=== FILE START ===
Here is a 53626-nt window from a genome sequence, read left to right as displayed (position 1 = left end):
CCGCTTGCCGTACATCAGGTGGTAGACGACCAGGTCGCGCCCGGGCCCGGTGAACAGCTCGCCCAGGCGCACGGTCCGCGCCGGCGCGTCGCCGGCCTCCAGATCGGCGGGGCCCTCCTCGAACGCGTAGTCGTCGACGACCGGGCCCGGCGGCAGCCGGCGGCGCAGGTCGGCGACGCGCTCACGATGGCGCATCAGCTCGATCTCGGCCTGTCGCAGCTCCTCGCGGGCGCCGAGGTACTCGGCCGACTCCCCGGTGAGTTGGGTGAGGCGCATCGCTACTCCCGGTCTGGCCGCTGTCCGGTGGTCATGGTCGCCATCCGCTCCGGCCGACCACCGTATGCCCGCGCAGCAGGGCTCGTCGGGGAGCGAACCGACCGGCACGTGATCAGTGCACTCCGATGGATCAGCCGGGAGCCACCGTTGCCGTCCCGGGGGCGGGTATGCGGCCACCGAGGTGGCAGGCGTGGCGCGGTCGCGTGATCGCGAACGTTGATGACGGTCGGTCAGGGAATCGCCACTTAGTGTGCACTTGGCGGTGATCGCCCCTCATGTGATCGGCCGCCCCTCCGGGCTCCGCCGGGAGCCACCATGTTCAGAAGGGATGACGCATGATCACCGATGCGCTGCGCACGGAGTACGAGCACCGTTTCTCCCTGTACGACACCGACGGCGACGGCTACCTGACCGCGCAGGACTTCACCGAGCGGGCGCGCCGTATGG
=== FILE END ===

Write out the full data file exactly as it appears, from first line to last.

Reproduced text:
Here is a 53626-nt window from a genome sequence, read left to right as displayed (position 1 = left end):
CCGCTTGCCGTACATCAGGTGGTAGACGACCAGGTCGCGCCCGGGCCCGGTGAACAGCTCGCCCAGGCGCACGGTCCGCGCCGGCGCGTCGCCGGCCTCCAGATCGGCGGGGCCCTCCTCGAACGCGTAGTCGTCGACGACCGGGCCCGGCGGCAGCCGGCGGCGCAGGTCGGCGACGCGCTCACGATGGCGCATCAGCTCGATCTCGGCCTGTCGCAGCTCCTCGCGGGCGCCGAGGTACTCGGCCGACTCCCCGGTGAGTTGGGTGAGGCGCATCGCTACTCCCGGTCTGGCCGCTGTCCGGTGGTCATGGTCGCCATCCGCTCCGGCCGACCACCGTATGCCCGCGCAGCAGGGCTCGTCGGGGAGCGAACCGACCGGCACGTGATCAGTGCACTCCGATGGATCAGCCGGGAGCCACCGTTGCCGTCCCGGGGGCGGGTATGCGGCCACCGAGGTGGCAGGCGTGGCGCGGTCGCGTGATCGCGAACGTTGATGACGGTCGGTCAGGGAATCGCCACTTAGTGTGCACTTGGCGGTGATCGCCCCTCATGTGATCGGCCGCCCCTCCGGGCTCCGCCGGGAGCCACCATGTTCAGAAGGGATGACGCATGATCACCGATGCGCTGCGCACGGAGTACGAGCACCGTTTCTCCCTGTACGACACCGACGGCGACGGCTACCTGACCGCGCAGGACTTCACCGAGCGGGCGCGCCGTATGG